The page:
Simply stated, innovation is the action of creating something new. We are surrounded by innovation and it can be found everywhere. It does not only make our life easier but also boosts productivity, entertains us and broadens our ability to communicate. Innovation is so broad, so diverse and so complex that it cannot be seen as a fix study. For certain, an improvement in the quality of living can be seen.
When we think of innovation, we often associate that term with technology. Quite understandable, since technology advances have been impressive in the past decades. Sources of innovation can be found across any business, service or industry. However, innovation can come in many different forms, from tangible to intangible. Especially for businesses, it has always been a skyrocket topic. Whether innovation is their core business or the way an organization can simplify its processes to make them more effective, efficient, and essentially more competitive in the market.
Innovation in Offices
Facility managers and office managers around the globe are responsible for organising office spaces. They set up a space that is not just a working place for employees, but more a strategical tool for productivity and collaboration. The right office environment can set employees up with right situation and motivation to undertake projects. Now, there is a new office craze called ‘hot-desking’.
What is ‘Hot-desking’?
Hot-desking is basically the practice of not giving employees an assigned desk in the office. Instead, employees come to work and can sit anywhere they please, from fully equipped desks to more public spaces like lounges. Thanks to technology advances like wireless internet, laptops and tablets, employees do not necessarily need to be chained to a single desk.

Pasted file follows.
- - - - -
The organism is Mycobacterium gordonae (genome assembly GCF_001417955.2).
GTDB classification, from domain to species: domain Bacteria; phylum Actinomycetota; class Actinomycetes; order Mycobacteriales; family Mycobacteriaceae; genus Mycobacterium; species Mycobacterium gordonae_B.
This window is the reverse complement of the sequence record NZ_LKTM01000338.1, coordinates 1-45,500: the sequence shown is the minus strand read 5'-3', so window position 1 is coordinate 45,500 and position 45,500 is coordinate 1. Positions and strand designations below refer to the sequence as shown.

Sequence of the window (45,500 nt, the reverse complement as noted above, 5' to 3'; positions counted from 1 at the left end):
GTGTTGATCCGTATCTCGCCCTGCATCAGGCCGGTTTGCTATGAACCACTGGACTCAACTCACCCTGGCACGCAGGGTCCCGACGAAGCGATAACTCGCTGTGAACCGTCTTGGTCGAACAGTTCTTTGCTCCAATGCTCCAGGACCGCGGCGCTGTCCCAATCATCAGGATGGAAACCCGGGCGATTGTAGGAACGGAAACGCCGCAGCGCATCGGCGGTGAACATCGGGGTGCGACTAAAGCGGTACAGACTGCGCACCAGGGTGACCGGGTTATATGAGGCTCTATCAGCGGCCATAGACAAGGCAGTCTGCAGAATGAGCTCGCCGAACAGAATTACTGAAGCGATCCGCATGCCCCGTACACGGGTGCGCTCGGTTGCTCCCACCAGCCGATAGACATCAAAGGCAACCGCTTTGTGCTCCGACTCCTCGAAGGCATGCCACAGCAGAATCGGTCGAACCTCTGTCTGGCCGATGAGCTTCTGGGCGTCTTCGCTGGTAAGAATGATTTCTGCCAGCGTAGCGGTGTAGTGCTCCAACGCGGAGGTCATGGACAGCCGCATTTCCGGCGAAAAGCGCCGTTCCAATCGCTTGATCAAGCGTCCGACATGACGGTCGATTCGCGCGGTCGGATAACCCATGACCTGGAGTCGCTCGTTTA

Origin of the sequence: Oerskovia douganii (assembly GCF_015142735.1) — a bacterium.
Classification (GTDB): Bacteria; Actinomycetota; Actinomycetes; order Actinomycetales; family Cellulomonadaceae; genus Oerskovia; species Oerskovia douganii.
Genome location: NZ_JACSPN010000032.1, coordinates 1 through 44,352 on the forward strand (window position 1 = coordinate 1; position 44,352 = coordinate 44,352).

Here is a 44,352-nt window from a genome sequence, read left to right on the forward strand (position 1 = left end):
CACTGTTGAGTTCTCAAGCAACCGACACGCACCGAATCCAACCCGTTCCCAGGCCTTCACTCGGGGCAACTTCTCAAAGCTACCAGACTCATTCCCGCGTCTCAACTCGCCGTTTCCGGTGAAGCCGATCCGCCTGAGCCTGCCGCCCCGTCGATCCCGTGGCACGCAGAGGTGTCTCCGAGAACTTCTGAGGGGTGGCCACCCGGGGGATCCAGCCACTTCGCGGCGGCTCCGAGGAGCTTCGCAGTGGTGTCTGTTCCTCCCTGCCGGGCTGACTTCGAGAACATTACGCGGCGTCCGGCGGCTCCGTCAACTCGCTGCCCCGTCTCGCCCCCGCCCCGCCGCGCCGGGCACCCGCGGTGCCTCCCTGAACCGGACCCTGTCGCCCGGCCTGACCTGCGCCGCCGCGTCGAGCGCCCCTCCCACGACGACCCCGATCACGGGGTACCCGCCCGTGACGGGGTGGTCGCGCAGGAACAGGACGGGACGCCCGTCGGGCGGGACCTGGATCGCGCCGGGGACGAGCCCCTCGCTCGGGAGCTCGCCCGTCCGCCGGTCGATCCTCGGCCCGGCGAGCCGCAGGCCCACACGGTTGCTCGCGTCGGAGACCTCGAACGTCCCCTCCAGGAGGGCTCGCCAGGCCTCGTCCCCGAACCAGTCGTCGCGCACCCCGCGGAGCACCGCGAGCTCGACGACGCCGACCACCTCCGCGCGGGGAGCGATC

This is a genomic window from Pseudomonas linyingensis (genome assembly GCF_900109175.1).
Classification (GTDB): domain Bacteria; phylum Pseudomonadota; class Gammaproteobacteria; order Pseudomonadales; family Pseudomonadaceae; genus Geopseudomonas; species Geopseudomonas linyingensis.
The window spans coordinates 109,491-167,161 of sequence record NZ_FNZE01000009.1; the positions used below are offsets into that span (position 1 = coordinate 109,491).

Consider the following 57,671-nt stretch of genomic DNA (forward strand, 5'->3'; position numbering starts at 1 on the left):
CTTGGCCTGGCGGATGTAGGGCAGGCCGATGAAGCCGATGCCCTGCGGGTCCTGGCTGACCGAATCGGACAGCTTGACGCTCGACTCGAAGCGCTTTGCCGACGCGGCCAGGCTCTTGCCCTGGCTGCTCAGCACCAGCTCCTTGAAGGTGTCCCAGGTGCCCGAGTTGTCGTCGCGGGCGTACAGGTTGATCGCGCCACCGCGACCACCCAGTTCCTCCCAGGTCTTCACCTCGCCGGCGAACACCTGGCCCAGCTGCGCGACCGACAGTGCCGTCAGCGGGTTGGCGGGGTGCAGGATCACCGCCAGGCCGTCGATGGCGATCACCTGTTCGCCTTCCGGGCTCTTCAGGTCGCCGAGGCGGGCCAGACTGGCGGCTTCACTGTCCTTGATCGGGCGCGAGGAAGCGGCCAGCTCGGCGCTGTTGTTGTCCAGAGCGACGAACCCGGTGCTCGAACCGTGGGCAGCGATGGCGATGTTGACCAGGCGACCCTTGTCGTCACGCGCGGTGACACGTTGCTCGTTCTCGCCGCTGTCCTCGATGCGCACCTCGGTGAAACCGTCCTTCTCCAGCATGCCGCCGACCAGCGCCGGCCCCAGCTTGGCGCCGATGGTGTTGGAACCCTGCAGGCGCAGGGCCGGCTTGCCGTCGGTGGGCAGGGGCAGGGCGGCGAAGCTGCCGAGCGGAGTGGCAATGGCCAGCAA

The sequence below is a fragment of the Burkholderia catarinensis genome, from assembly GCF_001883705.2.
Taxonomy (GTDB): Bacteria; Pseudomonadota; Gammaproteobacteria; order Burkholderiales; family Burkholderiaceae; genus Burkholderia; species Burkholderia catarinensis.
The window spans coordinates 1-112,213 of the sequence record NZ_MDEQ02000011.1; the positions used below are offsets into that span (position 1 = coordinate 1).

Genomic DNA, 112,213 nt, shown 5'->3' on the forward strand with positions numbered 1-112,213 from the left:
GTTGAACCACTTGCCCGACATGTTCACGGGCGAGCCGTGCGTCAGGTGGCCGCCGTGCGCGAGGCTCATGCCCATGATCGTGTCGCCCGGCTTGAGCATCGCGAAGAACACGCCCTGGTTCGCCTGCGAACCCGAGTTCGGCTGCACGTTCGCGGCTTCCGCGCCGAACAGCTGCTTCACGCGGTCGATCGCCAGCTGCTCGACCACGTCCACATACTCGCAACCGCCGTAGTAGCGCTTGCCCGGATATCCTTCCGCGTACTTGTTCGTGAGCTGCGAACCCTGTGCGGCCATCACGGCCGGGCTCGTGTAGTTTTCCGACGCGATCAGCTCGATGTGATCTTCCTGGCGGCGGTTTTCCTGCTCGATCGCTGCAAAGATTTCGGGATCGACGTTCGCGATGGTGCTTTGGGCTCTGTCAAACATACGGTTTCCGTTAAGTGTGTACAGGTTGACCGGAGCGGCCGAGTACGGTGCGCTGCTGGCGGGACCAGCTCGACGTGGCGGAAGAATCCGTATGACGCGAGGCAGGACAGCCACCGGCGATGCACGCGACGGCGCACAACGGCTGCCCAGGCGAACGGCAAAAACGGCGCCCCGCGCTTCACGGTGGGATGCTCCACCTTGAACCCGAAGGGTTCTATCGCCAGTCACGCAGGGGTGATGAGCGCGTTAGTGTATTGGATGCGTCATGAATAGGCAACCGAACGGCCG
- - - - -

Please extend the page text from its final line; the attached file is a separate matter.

But in order to make this concept work, a company should take special care to create spaces in the office that can easily be reshaped for different tasks and evolving teams.
Pro and cons of hot-desking
A lot of major companies have implemented hot-desking, to name a few: Microsoft, PT Group Goodman, Ernst & Young and Deloitte. But what works for one company does not necessarily work for another. Hot-desking tends to affect different employees in different ways.
While the benefits of hot-desking can lead to an environment that encourages creativity by boosting opportunities for workers to talk to colleagues they would not normally talk to and to better team ethics, there is also a disadvantage.
One of the major criticisms of hot-desking is that it reduces the opportunity for employees to express their identity and personality at work, which in turn can decrease job satisfaction.
It can make employees feel under-appreciated at best and unwanted at worst. Hot-desking in fact can damage both morale and productivity more than it improves them. However, the flaws that have pointed out can be the result of poor planning and execution.
“To be successful, spaces need to balance the requirements of the dominant working styles of the business with possibly divergent preferences of individuals, and management needs to shift to outcome focused management in order to give accountability to employees for their own work.”, said Pip Dexter, Human Capital partner at Deloitte Consulting.
Is hot-desking right for your business?
From a managerial perspective, hot-desking is attractive because it can cut overhead costs significantly since office space represents one of the largest costs in a running business. Therefore, before introducing this kind of workplace in your office, try running a survey with your staff. It’s highly likely that the people who are going to be most affected by this strategy are your employees. Hence, involve your team and consult them during all stages of the process. Hot-desking is the way of the future.